Notice that there is a factor in the denominator that is not in the numerator, *x* − 1. The zero for this factor is *x* = 1. The vertical asymptote is *x* = 1.

Find the vertical asymptotes and removable discontinuities of the graph of \(f(x) = \frac{x^2 + 5x + 4}{x^2 - 3x - 4}\).

Removable discontinuity at *x* = −1. Vertical asymptotes: *x* = 4.

Vertical asymptotes describe the behavior of a graph as the output approaches ∞ or −∞. Horizontal asymptotes describe the behavior of a graph as the input approaches ∞ or −∞. Horizontal asymptotes can be found by substituting a large number (like 1,000,000) for *x* and estimating *y*.

There are three possibilities for horizontal asymptotes. Let *N* be the degree of the numerator and *D* be the degree of the denominator.

If

*N*<*D*, then the horizontal asymptote is*y*= 0.For example, \(y = \frac{2x}{3x^2 + 1}\). Substitute in a large number for

*x*and estimate*y*.$$ y = \frac{2(1000000)}{3(1000000)^2 + 1} $$

$$ y ≈ \frac{2000000}{3000000000000} ≈ 0 $$

If

*N*=*D*, then the horizontal asymptote is*y*= ratio of the leading coefficients.For example, \(y = \frac{2x^2}{3x^2 + 1}\). Substitute in a large number for

*x*and estimate*y*.$$ y = \frac{2(1000000)^2}{3(1000000)^2 + 1} $$

$$ y ≈ \frac{2000000000000}{3000000000000} ≈ \frac{2}{3} $$

If

*N*>*D*, then there is no horizontal asymptote.For example, \(y = \frac{2x^2}{3x + 1}\). Substitute in a large number for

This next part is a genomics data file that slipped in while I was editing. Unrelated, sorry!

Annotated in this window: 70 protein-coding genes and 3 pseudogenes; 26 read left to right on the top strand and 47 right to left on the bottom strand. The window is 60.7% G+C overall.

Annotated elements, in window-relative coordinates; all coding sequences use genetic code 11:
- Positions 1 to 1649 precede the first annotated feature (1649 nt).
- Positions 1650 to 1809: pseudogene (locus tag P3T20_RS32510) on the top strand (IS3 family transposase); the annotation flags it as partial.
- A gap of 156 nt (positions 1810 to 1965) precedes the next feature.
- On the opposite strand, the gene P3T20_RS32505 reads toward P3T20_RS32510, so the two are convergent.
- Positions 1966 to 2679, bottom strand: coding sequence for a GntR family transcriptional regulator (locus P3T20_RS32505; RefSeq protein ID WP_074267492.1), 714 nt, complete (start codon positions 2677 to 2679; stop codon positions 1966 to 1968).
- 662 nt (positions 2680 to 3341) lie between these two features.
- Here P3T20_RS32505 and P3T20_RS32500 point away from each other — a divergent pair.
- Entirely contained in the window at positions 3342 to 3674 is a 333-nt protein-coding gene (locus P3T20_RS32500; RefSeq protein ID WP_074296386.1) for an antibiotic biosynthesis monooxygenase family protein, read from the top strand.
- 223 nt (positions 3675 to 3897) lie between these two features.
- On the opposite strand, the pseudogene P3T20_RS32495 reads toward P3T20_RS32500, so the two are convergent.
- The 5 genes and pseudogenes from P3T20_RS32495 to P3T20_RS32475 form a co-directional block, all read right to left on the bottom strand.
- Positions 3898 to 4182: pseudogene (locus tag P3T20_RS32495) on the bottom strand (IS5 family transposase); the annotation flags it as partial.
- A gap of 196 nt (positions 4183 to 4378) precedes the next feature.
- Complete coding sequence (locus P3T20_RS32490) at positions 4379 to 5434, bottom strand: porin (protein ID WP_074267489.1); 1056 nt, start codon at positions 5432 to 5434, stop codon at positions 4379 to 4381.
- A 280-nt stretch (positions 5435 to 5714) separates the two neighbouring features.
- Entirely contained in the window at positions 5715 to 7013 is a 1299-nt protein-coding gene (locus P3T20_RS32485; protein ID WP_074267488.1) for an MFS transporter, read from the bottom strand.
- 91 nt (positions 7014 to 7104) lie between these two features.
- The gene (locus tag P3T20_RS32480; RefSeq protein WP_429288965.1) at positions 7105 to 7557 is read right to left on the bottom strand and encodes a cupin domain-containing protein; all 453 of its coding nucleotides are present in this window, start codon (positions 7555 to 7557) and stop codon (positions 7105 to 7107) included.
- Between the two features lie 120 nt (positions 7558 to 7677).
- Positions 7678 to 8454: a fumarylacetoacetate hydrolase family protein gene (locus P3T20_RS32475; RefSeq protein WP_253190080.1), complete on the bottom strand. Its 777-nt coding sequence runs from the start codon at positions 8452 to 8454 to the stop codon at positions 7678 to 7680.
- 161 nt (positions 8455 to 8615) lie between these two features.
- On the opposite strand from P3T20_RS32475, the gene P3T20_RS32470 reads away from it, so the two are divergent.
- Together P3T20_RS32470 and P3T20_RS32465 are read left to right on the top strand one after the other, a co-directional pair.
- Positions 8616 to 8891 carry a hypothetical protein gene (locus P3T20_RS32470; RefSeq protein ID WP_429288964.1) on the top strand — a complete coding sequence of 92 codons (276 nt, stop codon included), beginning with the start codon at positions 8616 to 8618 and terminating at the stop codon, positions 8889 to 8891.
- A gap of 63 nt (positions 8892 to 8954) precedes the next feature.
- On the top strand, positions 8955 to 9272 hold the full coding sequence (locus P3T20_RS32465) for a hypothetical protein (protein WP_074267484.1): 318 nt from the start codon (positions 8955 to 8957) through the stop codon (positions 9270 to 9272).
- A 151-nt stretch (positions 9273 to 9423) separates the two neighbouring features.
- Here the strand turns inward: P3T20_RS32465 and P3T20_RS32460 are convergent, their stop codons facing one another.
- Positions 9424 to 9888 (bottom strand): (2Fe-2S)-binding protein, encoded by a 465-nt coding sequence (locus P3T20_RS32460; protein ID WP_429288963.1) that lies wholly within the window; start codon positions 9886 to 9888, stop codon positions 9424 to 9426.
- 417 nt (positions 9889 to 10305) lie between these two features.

*x*and estimate*y*.$$ y = \frac{2(1000000)^2}{3(1000000) + 1} $$

$$ y ≈ \frac{2000000000000}{3000000} ≈ 666,667 $$

The

*y*-value will get larger if a larger number was used for*x*, so no horizontal asymptote exists.

Slant asymptotes occur when the degree of the numerator is exactly one more than the degree of the denominator.

For example, \(y = \frac{2x^2}{3x + 1}\) has a slant asymptote because the numerator is degree 2 and the denominator is degree 1. To find the equation of the slant asymptote, divide the fraction and ignore the remainder. In this case, the quotient is \(y = \frac{2}{3}x - \frac{2}{9}\).

Notice that a graph of a rational function will never cross a vertical asymptote, but the graph may cross a horizontal or slant asymptote. Also, the graph of a rational function may have several vertical asymptotes, but the graph will have at most one horizontal or slant asymptote.

In general, if the degree of the numerator is larger than the degree of the denominator, the end behavior of the graph will be the same as the end behavior of the quotient of the rational fraction. For example, the function \(f(x) = \frac{x^3}{2x - 2}\) will have end behavior like a quadratic function because the quotient is a quadratic with the function is divided.

The horizontal asymptote of a rational function can be determined by looking at the degrees of the numerator and denominator.

If *N* is the degree of the numerator and *D* is the degree of the denominator, and…